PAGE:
Orla: Yeah! Yeah! That’s right. They make the cutting boards, so those are really perfect for our herb garden program. We love sharing those as gifts as well. In fact, come to think of it, some customers like to use those for their own community gifts, the cutting boards, so that’s definitely part of it.
In fact, we also have a chalkboard made by them. We have a large chalkboard. It’s about two-foot wide by three-foot long and customers often place that chalkboard, which is made out of the beautiful wood frame, next to the culinary herb garden. That’s the second type of garden we have. We have the original therapeutic sensory garden and then we more recently developed and launched a culinary herb garden. That’s the very one that we partner with you starting a year ago when we had that fun at Leading Age San Diego Conference.
Orla: Yeah, that was good fun. Yeah, so there’s a chalkboard that goes with that particular garden as well.
Mike: Cool. Well, you just got into the next thing that I was going to ask you about. Initially, y’all started out with two kinds of gardens, the culinary and the therapy. What can you tell us about those two and who are each of those targeted at?
Orla: Well, the therapeutic horticulture garden was our original garden, and so we’ve been doing that one for five years now. As I mentioned, a large, indoor, mobile garden with a grow light, so they really can provide quite a – they really make a garden pop. They’re brightly lit. The colors come alive. Those particular gardens are colorful, fragrant, and they beautify a space, of course. They’re beautifying but they’re also fulfilling, so the residents have something to care for.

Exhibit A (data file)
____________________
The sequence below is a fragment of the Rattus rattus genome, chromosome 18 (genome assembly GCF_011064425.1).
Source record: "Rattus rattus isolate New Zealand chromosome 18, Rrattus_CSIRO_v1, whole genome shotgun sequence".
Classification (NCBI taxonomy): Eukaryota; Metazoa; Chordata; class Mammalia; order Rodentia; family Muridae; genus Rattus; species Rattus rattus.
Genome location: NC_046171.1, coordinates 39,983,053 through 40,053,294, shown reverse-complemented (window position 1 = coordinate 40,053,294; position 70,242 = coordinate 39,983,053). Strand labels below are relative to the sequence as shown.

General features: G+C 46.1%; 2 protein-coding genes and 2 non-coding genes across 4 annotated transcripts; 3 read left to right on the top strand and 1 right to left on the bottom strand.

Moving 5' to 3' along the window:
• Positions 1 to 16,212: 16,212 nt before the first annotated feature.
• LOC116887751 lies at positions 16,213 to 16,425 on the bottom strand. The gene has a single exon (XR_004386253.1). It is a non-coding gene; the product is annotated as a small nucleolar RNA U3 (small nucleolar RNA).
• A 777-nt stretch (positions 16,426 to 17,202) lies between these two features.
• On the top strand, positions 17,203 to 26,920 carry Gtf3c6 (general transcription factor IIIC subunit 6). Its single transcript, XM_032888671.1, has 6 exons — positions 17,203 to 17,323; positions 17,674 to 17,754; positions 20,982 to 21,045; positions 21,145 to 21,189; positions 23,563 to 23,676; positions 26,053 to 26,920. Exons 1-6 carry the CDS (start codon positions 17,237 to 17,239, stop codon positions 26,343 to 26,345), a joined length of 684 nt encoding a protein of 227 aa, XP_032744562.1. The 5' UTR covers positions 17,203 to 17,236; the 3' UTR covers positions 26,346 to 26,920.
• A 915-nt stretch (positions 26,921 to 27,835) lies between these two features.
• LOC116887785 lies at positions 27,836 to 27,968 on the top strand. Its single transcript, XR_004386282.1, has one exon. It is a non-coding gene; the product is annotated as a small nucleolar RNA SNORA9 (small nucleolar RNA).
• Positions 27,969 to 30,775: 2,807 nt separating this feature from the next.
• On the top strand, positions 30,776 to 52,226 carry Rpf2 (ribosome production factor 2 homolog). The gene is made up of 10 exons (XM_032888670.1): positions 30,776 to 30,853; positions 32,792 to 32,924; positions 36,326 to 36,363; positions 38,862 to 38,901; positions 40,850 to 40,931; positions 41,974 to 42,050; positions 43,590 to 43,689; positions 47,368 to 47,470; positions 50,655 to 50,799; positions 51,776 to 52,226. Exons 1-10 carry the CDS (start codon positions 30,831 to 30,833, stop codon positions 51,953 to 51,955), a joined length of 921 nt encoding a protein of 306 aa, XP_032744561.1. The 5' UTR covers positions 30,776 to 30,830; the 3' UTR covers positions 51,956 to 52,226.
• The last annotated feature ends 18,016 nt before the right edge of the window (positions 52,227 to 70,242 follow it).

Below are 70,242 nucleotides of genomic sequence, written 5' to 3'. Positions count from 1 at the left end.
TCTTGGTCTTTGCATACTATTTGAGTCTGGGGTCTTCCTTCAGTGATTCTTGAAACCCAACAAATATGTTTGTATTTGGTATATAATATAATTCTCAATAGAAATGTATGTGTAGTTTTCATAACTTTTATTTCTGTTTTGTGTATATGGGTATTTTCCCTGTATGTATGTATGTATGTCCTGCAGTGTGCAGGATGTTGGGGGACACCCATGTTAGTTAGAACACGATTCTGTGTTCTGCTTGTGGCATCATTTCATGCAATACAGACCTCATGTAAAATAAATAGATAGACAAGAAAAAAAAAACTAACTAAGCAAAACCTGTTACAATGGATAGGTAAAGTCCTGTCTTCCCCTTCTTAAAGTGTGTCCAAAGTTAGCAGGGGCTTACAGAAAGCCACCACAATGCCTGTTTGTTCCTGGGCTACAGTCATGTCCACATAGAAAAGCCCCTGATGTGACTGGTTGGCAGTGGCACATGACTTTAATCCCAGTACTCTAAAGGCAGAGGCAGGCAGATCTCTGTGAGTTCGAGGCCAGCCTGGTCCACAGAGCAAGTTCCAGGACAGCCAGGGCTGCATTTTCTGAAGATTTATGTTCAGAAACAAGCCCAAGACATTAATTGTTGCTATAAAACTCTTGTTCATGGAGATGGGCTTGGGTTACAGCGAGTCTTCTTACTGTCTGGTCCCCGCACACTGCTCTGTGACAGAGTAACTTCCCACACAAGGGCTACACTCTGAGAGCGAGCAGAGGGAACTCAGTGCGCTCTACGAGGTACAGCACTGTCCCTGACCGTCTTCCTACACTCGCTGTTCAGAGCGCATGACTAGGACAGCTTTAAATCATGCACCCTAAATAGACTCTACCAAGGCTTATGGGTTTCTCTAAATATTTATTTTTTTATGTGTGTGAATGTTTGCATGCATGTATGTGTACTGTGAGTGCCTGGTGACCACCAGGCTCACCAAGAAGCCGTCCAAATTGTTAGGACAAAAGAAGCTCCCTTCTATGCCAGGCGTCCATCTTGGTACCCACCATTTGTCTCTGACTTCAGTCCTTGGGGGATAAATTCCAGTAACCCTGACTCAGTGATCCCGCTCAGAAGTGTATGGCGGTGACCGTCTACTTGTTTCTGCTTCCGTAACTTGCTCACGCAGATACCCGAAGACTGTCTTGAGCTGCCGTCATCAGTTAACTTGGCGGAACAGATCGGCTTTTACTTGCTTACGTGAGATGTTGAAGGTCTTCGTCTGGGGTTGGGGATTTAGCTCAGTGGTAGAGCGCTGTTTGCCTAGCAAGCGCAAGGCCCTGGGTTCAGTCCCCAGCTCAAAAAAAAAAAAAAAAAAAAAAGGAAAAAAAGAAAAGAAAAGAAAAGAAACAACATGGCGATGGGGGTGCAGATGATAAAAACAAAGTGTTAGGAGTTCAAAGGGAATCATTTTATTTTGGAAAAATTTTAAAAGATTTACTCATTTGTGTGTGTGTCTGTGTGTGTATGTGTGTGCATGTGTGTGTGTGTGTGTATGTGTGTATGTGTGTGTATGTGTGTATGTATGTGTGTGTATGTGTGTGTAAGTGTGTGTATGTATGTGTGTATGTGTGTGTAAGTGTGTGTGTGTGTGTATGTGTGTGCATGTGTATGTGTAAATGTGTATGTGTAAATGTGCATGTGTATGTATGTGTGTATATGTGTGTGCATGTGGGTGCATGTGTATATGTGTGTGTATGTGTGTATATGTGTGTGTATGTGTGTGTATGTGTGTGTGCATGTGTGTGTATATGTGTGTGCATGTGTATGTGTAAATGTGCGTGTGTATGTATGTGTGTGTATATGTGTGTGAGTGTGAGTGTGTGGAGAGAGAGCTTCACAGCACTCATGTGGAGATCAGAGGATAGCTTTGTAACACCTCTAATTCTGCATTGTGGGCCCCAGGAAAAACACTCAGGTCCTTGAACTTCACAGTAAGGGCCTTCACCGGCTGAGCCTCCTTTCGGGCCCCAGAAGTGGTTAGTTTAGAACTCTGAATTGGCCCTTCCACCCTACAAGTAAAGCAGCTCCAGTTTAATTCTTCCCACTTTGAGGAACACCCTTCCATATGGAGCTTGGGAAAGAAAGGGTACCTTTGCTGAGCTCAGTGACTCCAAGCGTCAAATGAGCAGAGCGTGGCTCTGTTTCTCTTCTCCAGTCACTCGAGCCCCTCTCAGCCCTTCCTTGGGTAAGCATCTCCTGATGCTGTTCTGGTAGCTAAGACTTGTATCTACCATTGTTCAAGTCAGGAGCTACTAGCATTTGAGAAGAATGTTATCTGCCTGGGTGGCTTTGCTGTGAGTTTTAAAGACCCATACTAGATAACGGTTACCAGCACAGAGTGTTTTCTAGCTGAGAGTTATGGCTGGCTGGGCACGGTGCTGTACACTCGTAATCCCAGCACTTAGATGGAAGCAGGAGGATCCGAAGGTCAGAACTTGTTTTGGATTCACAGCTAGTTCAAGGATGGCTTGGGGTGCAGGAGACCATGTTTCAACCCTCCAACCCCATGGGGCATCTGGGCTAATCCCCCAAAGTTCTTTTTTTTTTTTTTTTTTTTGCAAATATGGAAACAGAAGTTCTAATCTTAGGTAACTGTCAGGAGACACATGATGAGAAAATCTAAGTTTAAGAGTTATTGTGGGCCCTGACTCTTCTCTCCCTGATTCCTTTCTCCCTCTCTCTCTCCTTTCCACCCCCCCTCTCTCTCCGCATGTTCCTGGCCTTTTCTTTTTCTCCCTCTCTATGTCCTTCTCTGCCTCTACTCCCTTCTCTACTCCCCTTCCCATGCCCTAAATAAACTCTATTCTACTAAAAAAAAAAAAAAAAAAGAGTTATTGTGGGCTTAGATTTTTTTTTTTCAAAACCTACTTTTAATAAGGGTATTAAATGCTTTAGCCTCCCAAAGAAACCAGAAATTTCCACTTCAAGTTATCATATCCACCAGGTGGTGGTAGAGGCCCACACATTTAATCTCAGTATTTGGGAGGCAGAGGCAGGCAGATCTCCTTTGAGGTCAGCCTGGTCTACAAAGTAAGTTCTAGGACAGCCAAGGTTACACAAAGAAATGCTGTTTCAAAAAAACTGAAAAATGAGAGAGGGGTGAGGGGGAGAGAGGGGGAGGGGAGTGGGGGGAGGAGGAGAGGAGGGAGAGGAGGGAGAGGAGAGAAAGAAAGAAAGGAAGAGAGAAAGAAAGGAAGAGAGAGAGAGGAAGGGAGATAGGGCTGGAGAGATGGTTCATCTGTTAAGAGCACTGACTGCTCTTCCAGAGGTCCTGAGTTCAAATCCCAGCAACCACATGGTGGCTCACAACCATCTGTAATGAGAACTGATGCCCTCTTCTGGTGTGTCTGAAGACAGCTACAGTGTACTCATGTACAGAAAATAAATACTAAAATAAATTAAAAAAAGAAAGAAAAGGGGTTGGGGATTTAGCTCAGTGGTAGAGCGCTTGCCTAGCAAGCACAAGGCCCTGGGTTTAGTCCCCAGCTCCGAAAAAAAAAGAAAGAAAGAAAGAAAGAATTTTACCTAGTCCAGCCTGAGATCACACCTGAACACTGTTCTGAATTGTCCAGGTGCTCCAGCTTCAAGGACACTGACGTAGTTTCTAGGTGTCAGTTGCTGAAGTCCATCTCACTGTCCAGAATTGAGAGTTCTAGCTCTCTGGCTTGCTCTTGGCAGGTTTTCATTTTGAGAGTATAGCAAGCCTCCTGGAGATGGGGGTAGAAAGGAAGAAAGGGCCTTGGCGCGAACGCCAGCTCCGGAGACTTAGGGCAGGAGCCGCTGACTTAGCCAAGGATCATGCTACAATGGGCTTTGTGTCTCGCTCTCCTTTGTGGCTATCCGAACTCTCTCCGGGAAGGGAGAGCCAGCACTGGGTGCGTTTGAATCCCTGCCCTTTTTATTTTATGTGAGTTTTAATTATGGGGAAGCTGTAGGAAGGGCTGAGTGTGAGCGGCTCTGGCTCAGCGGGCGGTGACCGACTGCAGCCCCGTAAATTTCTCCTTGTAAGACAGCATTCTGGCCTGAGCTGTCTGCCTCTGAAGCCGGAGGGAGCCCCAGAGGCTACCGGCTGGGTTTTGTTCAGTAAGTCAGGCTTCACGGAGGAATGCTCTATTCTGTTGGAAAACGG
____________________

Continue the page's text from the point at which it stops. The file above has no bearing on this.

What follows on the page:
This particular garden is well suited for the memory care and skilled care populations because of the therapeutic component. I have educators across the U.S. who come in and they provide hands-on therapeutic gardening programming. For that reason, it’s really a perfect fit for the memory care and skilled care areas of the community.
The culinary herb garden, on the other hand, really is well placed for independent living and assisted living. It’s a DIY garden – do it yourself. This program comes with herb of the month, so instead of having our educators go into the community, what we do instead is we ship my ready to plant organic plants to the community each month. We provide programming that brings farm to table into the senior living community. It includes the cultural recipe that you help provide.
Orla: Might I mention, yeah. Yeah, and your chef tips. It’s been just so fun to partner with you. You really helped us raise the bar when it comes to the culinary component of this program.
The other piece of the program is the activity side, so it’s an interdepartmental program. It’s a culinary program and in addition to it being an activities program. Say, for example, an activities director could create an herb sachet with herbs that they grow with the residents. That’s how it’s interdepartmental.